Monday, November 26, 2012

No Magic Formulas



My kids attended one of the top elementary schools in the city.  There was not one teacher in the school any parent dreaded having their child in a class with.  There was a teacher whose sole job was physical education.  There were reading and math specialists.  There were community volunteers.  The Principal knew every child and parent by name, as did the security guards.  One guard even told me my daughter was trading her pastrami sandwiches for cheese doodles

This school was also one of the lowest rated schools in district 26.  It was a small school, only two classes per grade and a combination 5-6 grade class.  (This was the last year the school had a sixth grade.)  There were ESL students and special education students enrolled.  When standardized testing came around, all kids were included.  Anyone who knows anything about statistics would realize that these students, the ones who should not be taking the exams, were lowering the all around scores.  (A test with 10 questions has each worth 10 points while one with 100 has each worth only 1.)  My son, a bright boy who scored in the 97th percentile in math could barely score 45 percent on reading until 4th grade.  He too wold have brought the numbers down.

I don't know what is going on with that school today.  I don't know if it has grown in size or if the population has changed.  I do know that by today's standards it would have been ranked low and I would have looked for another school for my children.  Since they both got an outstanding education there, I am glad that did not happen.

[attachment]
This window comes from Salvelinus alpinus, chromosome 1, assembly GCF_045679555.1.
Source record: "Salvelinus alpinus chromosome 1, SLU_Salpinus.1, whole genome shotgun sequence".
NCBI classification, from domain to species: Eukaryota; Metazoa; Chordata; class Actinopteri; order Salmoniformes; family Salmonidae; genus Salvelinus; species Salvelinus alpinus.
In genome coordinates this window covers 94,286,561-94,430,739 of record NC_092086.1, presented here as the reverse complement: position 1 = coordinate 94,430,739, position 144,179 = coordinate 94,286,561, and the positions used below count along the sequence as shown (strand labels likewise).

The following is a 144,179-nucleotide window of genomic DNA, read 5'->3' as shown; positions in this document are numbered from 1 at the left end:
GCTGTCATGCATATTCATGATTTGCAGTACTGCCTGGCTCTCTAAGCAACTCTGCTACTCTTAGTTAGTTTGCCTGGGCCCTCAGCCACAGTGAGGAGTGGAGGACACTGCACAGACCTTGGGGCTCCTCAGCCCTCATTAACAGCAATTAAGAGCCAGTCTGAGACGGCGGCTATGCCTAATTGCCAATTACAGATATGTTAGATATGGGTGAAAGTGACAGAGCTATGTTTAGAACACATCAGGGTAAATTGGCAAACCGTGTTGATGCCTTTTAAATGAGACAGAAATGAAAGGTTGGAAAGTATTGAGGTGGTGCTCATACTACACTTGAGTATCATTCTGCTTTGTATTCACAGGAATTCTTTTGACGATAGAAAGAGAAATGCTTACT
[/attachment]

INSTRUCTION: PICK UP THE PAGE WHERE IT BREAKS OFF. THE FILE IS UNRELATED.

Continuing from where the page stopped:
3 comments:

Funny Thing said...

so if the lower outliers should have been taken out of the equation - why not the upper end outliers? Otherwise you are skewing your data.

Pissed Off said...

not saying they should have been taken out, just explaining why stats work this way.

Anonymous said...

You, the parent are utimately responsible for your childs test scores, not the teacher.
The teacher will have your child for a little over 100 days.
You, the parent will have the child for eternity.
So, it is ultimately your resposibility to make sure the child gets it, not the teacher who will only have your child for a little over 100 days.
Being a parent is the hardest job.